Death and miasma in Victorian London: an obstinate beliefBMJ 2001; 323 doi: https://doi.org/10.1136/bmj.323.7327.1469 (Published 22 December 2001) Cite this as: BMJ 2001;323:1469
- Stephen Halliday (), principal lecturer
- Accepted 23 October 2001
“From inhaling the odour of beef the butcher's wife obtains her obesity.”
Professor H Booth, writing in the Builder, July 1844
This assertion is perhaps the most extravagant manifestation of a belief that prevailed in the medical profession for much of the 19th century and survived in some quarters into the 20th century. This belief held that most, if not all, disease was caused by inhaling air that was infected through exposure to corrupting matter. Such matter might be rotting corpses, the exhalations of other people already infected, sewage, or even rotting vegetation. The “miasmatic” explanation of the cause of disease figured prominently in the long debates among the people who were responsible for combating the cholera epidemics that afflicted Britain, and particularly London, between 1831 and 1866.
In the Victorian period the “miasmatic” theory of disease causation took some strange forms among influential people
Dr John Snow's hypothesis of polluted water being a cause of cholera was not accepted in official circles at the time of his death in 1858
In 1858 the “Great Stink” concentrated the minds of legislators on the problems of metropolitan sewage
As a result of this, Joseph Bazalgette was finally allowed to proceed with his plan for the main drainage of London
London's final cholera epidemic, in 1866, in an area not yet protected by Bazalgette's system, helped to ensure that John Snow's hypothesis gained acceptance in official circles
In his letter to the Builder quoted above, Professor Booth expressed the orthodoxy of his time.1 Edwin Chadwick's (1800–90) Report on the Sanitary Condition of the Labouring Population of Great Britain, published in 1842, argued for the improvement of house drainage to remove noxious smells from dwellings.2 In the same year Sir Francis Head, a colonial governor who had served in Canada, reviewed Chadwick's report in the influential pages of the Quarterly Review.3 He applauded Chadwick's criticism of poor drainage and ventilation and, in supporting the miasmatic theory of disease propagation, added that some settlements in the Americas had been rendered dangerous by the ploughing of virgin soil, which had exposed decaying vegetable matter and the “miasms” that arose from it. Chadwick himself told a parliamentary committee in 1846: “All smell is, if it be intense, immediate acute disease; and eventually we may say that, by depressing the system and rendering it susceptible to the action of other causes, all smell is disease.”4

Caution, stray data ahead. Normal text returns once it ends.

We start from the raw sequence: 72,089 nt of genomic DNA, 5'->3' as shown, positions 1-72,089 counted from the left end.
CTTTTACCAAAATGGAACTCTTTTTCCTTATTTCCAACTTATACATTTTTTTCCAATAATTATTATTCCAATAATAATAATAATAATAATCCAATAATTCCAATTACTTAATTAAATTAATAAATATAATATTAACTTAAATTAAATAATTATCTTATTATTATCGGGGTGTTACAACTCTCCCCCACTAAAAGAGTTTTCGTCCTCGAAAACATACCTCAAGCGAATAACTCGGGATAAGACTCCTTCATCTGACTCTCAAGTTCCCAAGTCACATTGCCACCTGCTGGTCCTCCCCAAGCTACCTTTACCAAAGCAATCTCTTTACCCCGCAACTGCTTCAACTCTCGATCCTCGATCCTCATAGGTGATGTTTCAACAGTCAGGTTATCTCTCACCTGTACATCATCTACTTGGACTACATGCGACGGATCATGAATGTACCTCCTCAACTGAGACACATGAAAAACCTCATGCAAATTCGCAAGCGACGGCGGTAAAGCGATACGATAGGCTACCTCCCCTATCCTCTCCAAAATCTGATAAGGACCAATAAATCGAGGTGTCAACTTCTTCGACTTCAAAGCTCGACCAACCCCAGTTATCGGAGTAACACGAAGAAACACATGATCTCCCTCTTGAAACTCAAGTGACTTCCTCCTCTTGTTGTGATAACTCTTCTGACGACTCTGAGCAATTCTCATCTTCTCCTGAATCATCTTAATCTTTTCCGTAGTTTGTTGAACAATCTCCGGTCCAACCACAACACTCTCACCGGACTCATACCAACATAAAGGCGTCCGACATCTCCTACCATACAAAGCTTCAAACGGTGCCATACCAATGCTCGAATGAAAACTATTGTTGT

From this confident premise Chadwick drew the shaky conclusion that it was more important to remove smells from dwellings than to purify drinking water. The Times quoted Chadwick as advocating “the complete drainage and purification of the dwelling house, next of the street and lastly of the river.”5 This process involved despatching London's waste in the direction of its water supply. Chadwick's confidence in his diagnosis was unshaken by Koch's discovery, in 1883, of the Vibrio cholerae. In 1890, the year of his death, Chadwick attended a discussion at the Royal Society of Arts on sewage disposal. The Builder reported his contribution: “Sir Edwin concluded his somewhat prolix communication by advocating the bringing down of fresh air from a height, by means of such structures as the Eiffel Tower, and distributing it, warmed and fresh, in our buildings.”6
Chadwick was not alone. In 1844 the physician Neil Arnott (1788–1874) told the Royal Commission for Enquiring into the State of Large Towns and Populous Districts that “The immediate and chief cause of many of the diseases which impair the bodily and mental health of the people, and bring a considerable proportion prematurely to the grave is the poison of atmospheric impurity [his italics] arising from the accumulation in and around their dwellings of the decomposing remnants of the substances used for food and from the impurities given out from their own bodies.”7 Florence Nightingale attributed scarlet fever, measles, and smallpox to the practice of building houses with drains beneath them from which odours could escape and infect the inhabitants.8 W H Duncan, Liverpool's (and Britain's) first city medical officer, told a parliamentary committee in 1844 that “By the mere action of the lungs of the inhabitants of Liverpool, a stratum of air sufficient to cover the entire surface of the town to a depth of three feet, is daily rendered unfit for the purposes of respiration.”9
These convictions should not surprise us. In the mid 19th century the air of cities seemed to be much fouler than their water. The hot, dry summer of 1858 reduced the Thames, with its cargo of metropolitan sewage, to a condition that the Times called the “Great Stink.” On 18 June the newspaper recorded proceedings in parliament: “The intense heat had driven our legislators from those portions of their buildings which overlook the river. A few members, bent upon investigating the matter to its very depth, ventured into the library but they were instantaneously driven to retreat, each man with a handkerchief to his nose.”10